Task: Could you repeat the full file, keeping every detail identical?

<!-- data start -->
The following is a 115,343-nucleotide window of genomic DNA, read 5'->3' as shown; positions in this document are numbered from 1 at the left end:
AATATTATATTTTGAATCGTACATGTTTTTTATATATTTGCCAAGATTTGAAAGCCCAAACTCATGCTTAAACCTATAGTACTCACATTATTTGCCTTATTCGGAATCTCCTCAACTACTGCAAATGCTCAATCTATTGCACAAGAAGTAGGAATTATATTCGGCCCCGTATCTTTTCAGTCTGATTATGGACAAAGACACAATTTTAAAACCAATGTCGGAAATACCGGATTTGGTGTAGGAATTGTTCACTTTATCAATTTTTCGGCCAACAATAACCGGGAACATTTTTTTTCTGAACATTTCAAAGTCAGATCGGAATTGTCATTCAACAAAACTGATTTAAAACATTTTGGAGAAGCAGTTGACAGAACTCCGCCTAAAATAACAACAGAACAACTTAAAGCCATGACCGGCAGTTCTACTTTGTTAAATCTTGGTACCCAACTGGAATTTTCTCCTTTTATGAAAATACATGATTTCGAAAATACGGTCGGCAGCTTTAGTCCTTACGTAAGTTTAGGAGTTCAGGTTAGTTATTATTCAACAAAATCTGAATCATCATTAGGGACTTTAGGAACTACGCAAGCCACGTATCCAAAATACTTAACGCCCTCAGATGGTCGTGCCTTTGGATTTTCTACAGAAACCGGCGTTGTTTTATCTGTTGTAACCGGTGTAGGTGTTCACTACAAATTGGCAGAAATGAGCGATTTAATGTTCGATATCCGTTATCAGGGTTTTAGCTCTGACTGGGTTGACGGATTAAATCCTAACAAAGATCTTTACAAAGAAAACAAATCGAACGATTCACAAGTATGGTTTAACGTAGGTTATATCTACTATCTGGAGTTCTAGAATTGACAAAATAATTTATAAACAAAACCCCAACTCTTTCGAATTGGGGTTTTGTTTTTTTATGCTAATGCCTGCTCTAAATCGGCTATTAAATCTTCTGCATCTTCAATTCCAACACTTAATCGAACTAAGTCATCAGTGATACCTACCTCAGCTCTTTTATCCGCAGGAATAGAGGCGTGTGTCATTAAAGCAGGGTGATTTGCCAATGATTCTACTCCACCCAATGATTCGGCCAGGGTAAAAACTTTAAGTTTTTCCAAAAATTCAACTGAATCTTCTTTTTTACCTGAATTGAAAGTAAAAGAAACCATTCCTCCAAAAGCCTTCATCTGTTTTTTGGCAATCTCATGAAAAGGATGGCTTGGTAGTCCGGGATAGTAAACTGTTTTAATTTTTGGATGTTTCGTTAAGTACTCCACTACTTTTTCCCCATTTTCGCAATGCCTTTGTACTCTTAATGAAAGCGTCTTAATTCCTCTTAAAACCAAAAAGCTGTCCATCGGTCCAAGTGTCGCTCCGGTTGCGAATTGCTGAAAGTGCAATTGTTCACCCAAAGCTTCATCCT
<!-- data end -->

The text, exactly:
The following is a 115,343-nucleotide window of genomic DNA, read 5'->3' as shown; positions in this document are numbered from 1 at the left end:
AATATTATATTTTGAATCGTACATGTTTTTTATATATTTGCCAAGATTTGAAAGCCCAAACTCATGCTTAAACCTATAGTACTCACATTATTTGCCTTATTCGGAATCTCCTCAACTACTGCAAATGCTCAATCTATTGCACAAGAAGTAGGAATTATATTCGGCCCCGTATCTTTTCAGTCTGATTATGGACAAAGACACAATTTTAAAACCAATGTCGGAAATACCGGATTTGGTGTAGGAATTGTTCACTTTATCAATTTTTCGGCCAACAATAACCGGGAACATTTTTTTTCTGAACATTTCAAAGTCAGATCGGAATTGTCATTCAACAAAACTGATTTAAAACATTTTGGAGAAGCAGTTGACAGAACTCCGCCTAAAATAACAACAGAACAACTTAAAGCCATGACCGGCAGTTCTACTTTGTTAAATCTTGGTACCCAACTGGAATTTTCTCCTTTTATGAAAATACATGATTTCGAAAATACGGTCGGCAGCTTTAGTCCTTACGTAAGTTTAGGAGTTCAGGTTAGTTATTATTCAACAAAATCTGAATCATCATTAGGGACTTTAGGAACTACGCAAGCCACGTATCCAAAATACTTAACGCCCTCAGATGGTCGTGCCTTTGGATTTTCTACAGAAACCGGCGTTGTTTTATCTGTTGTAACCGGTGTAGGTGTTCACTACAAATTGGCAGAAATGAGCGATTTAATGTTCGATATCCGTTATCAGGGTTTTAGCTCTGACTGGGTTGACGGATTAAATCCTAACAAAGATCTTTACAAAGAAAACAAATCGAACGATTCACAAGTATGGTTTAACGTAGGTTATATCTACTATCTGGAGTTCTAGAATTGACAAAATAATTTATAAACAAAACCCCAACTCTTTCGAATTGGGGTTTTGTTTTTTTATGCTAATGCCTGCTCTAAATCGGCTATTAAATCTTCTGCATCTTCAATTCCAACACTTAATCGAACTAAGTCATCAGTGATACCTACCTCAGCTCTTTTATCCGCAGGAATAGAGGCGTGTGTCATTAAAGCAGGGTGATTTGCCAATGATTCTACTCCACCCAATGATTCGGCCAGGGTAAAAACTTTAAGTTTTTCCAAAAATTCAACTGAATCTTCTTTTTTACCTGAATTGAAAGTAAAAGAAACCATTCCTCCAAAAGCCTTCATCTGTTTTTTGGCAATCTCATGAAAAGGATGGCTTGGTAGTCCGGGATAGTAAACTGTTTTAATTTTTGGATGTTTCGTTAAGTACTCCACTACTTTTTCCCCATTTTCGCAATGCCTTTGTACTCTTAATGAAAGCGTCTTAATTCCTCTTAAAACCAAAAAGCTGTCCATCGGTCCAAGTGTCGCTCCGGTTGCGAATTGCTGAAAGTGCAATTGTTCACCCAAAGCTTCATCCT